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Regret the Error: How Media Mistakes Pollute the Press and Imperil Free Speech Paperback – February 3, 2009


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Product Details

  • Paperback: 366 pages
  • Publisher: Union Square Press (February 3, 2009)
  • Language: English
  • ISBN-10: 1402765649
  • ISBN-13: 978-1402765643
  • Product Dimensions: 8 x 5.4 x 1.2 inches
  • Shipping Weight: 1 pounds
  • Average Customer Review: 5.0 out of 5 stars  See all reviews (2 customer reviews)
  • Amazon Best Sellers Rank: #613,965 in Books (See Top 100 in Books)

Editorial Reviews

From Publishers Weekly

Blogger Silverman is a man obsessed with pointing out the mistakes of others, though he dreams of a world in which he didn't have to. If media outlets printed their own corrections more thoroughly, amending online content appropriately, embracing their mistakes wholeheartedly, he argues, he wouldn't have to collect and publicize them with such devotion. Having founded regrettheerror.com to tally inaccuracies and corrections in the press, Silverman has set out to chronicle and categorize these errors in his first book. The result is a winding journey through the most glaring, damaging and humorous typos, misprints, misidentifications, fuzzy numbers and obiticides in the history of journalism, from the accidental to the malicious. These chapters are chock-full of amusing historical anecdotes, including the story behind the incorrect headline Dewey Defeats Truman, the case of mistaken identity that galvanized Nobel to create his prestigious awards, and the oft-presumed dead but still living Abe Vigoda. Silverman injects plenty of humor, but mostly he is deeply concerned about the science of journalism, and at the heart of this romp is an argument for increased public participation in the news cycle. (Nov.)
Copyright © Reed Business Information, a division of Reed Elsevier Inc. All rights reserved. --This text refers to an out of print or unavailable edition of this title.

Review

“Silverman injects plenty of humor, but mostly he is deeply concerned about the science of journalism, and at the heart of this romp is an argument for increased public participation in the news cycle.”—Publishers Weekly

 

“Mixing humorous corrections taken from large and small newspapers alike, Silverman gives historical context to the current problems…and then proposes solutions for busy newsrooms.”—Variety

 


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15 of 15 people found the following review helpful By Walter Neary on November 26, 2007
Format: Hardcover
This is a book that should be read by anyone involved in media production and anyone who is ever written about by the media. Unfortunately, the dust jacket might scare off serious people. The subhead "How Media Mistakes Pollute the Press and Imperil Free Speech" makes it sound like the book is about media bashing. And the excerpts on the back cover contain mostly humorous corrections (such as one from Oregon, "A headline on Page One should have made clear that Oregon Health and Science University will be studying the effects of meth, not cooking it").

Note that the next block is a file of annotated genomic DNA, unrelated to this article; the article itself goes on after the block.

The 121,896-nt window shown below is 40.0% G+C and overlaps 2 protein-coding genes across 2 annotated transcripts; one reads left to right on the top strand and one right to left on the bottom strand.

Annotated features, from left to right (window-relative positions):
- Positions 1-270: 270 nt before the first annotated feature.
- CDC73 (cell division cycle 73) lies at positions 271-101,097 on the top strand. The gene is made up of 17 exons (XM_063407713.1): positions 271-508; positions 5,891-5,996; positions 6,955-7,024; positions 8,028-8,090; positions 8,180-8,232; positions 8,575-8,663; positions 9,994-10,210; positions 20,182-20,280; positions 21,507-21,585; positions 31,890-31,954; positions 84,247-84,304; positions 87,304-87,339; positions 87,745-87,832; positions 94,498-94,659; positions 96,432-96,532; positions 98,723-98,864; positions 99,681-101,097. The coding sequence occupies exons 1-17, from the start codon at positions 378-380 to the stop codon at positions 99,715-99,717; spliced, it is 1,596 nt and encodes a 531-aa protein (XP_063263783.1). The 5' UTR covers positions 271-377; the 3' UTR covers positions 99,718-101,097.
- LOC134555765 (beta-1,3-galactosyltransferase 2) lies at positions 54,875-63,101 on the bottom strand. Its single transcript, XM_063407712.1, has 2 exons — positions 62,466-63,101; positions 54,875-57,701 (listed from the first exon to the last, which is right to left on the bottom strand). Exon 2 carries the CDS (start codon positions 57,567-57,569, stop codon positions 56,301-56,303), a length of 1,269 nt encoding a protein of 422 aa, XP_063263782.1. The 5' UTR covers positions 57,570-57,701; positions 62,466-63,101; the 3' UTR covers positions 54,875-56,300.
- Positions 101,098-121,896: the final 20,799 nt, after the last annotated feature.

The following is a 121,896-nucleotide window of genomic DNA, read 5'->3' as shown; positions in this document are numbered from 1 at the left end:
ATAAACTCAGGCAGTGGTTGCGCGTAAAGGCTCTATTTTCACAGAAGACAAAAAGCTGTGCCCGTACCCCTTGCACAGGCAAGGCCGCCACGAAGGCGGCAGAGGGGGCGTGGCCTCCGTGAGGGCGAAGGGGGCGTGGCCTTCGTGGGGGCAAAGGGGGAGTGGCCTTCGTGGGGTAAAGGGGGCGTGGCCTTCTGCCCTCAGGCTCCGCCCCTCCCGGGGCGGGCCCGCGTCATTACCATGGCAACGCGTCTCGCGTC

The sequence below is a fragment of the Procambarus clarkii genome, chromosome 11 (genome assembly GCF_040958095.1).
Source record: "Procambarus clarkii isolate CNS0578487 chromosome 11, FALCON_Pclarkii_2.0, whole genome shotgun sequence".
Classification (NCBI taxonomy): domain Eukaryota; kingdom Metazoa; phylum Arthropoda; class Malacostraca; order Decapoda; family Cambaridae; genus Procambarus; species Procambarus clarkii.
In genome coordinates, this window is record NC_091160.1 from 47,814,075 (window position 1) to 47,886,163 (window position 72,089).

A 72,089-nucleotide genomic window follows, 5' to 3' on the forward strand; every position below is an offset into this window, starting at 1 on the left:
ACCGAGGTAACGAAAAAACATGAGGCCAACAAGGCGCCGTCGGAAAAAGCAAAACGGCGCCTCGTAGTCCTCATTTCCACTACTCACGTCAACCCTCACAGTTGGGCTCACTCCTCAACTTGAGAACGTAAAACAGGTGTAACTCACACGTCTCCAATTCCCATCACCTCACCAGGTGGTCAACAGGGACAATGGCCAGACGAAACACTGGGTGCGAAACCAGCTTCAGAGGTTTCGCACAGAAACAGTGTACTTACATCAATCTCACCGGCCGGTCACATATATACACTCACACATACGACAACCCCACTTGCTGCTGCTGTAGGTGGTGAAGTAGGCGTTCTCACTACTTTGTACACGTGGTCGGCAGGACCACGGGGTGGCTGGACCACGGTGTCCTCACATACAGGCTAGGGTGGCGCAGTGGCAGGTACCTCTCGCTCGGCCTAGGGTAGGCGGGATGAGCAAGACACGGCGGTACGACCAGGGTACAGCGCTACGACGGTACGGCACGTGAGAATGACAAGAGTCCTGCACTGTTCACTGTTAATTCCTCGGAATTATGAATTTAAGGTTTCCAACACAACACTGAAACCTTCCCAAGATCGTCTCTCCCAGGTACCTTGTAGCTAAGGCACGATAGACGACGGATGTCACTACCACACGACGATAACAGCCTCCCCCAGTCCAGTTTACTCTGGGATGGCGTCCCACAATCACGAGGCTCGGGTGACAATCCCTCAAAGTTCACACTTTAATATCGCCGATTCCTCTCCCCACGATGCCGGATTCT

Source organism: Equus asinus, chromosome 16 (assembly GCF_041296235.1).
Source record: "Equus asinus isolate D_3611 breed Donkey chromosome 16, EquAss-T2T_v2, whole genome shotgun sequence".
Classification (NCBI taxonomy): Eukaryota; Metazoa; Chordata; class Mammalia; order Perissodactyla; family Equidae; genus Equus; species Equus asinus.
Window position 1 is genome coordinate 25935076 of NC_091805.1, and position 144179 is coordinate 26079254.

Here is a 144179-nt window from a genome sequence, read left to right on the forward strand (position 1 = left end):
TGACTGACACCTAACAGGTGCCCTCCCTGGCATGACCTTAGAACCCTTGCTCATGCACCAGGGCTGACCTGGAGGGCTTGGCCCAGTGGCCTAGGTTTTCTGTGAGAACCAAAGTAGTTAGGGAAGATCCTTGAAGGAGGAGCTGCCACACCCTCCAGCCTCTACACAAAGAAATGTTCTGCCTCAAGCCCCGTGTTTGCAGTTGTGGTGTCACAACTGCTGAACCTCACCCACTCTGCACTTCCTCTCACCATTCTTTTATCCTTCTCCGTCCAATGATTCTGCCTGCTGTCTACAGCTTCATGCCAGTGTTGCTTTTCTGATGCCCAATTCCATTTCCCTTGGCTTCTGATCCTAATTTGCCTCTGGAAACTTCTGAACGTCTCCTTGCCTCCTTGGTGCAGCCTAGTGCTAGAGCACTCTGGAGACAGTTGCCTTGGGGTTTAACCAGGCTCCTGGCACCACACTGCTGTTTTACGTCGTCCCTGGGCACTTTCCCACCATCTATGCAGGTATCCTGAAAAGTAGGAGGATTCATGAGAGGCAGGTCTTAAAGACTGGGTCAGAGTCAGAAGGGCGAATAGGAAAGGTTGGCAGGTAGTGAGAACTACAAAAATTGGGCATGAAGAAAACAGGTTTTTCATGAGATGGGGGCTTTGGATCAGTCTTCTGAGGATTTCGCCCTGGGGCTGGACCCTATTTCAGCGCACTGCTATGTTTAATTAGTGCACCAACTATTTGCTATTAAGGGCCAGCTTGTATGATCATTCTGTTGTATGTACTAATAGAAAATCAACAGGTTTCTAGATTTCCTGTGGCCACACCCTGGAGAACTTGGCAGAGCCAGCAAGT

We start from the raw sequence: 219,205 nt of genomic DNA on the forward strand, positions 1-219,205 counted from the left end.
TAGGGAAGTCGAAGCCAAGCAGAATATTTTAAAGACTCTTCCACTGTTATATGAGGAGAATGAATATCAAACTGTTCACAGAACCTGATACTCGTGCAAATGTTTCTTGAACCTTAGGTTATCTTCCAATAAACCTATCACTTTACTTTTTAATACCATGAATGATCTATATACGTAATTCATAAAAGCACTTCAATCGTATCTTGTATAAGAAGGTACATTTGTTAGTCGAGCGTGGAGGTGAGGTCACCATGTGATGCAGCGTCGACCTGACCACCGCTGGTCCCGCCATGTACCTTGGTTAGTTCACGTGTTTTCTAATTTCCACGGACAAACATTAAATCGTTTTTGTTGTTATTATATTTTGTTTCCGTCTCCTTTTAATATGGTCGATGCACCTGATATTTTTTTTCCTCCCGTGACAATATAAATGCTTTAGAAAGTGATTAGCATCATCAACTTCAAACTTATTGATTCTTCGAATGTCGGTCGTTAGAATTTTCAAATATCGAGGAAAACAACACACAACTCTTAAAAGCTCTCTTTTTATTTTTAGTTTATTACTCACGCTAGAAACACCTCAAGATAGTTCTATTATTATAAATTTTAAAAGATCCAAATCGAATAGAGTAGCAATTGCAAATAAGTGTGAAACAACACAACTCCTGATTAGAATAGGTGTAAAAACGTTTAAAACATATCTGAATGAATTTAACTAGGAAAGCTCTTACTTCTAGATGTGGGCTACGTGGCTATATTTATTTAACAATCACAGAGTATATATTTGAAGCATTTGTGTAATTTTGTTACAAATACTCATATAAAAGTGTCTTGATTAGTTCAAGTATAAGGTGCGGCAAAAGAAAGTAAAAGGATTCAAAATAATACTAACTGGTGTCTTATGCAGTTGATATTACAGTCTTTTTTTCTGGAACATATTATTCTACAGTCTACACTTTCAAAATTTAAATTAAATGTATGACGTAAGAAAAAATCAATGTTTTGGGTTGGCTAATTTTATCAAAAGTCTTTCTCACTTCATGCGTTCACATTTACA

Ho, ho, chuckle, but ... the book's appearance makes it come off like either a collection of humorous excerpts or yet another book that bashes the media for being liberal or conservative or whatever. But that's not what the book is.

In fact, this book is thoughtful and nuanced about the history and consequences and explanations of media error. If you pair it with The Vanishing Newspaper by Meyer, you have a real glimpse of the media, warts and all, that my generation sure could have used when we all had visions of Woodward and Bernstein dancing in our heads way back when.

Sure, reporters will find the book painful to read. They'll worry what their sources think, and sources may be too quick to chortle at the humanity of media production. Yet this paragraph from page 59 is an example of the author's mastery of the subject and leads to some conclusions that both reporters and sources can agree on:

"Working under deadlines causes errors, as do the technologies used by reporters every day; and the newspaper system whereby a story goes from a reporter to an editor and onward until it reaches the page-layout and printing stage is rife with weaknesses and opportunities for error.
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1 of 1 people found the following review helpful By Michael Jones on November 2, 2008
Format: Hardcover
This is an excellent and thorough essay on media accuracy. Unfortunately its dust jacket does a massive disservice to it by suggesting that it's just a bunch of funny corrections. This book deserves a lot more attention than that!
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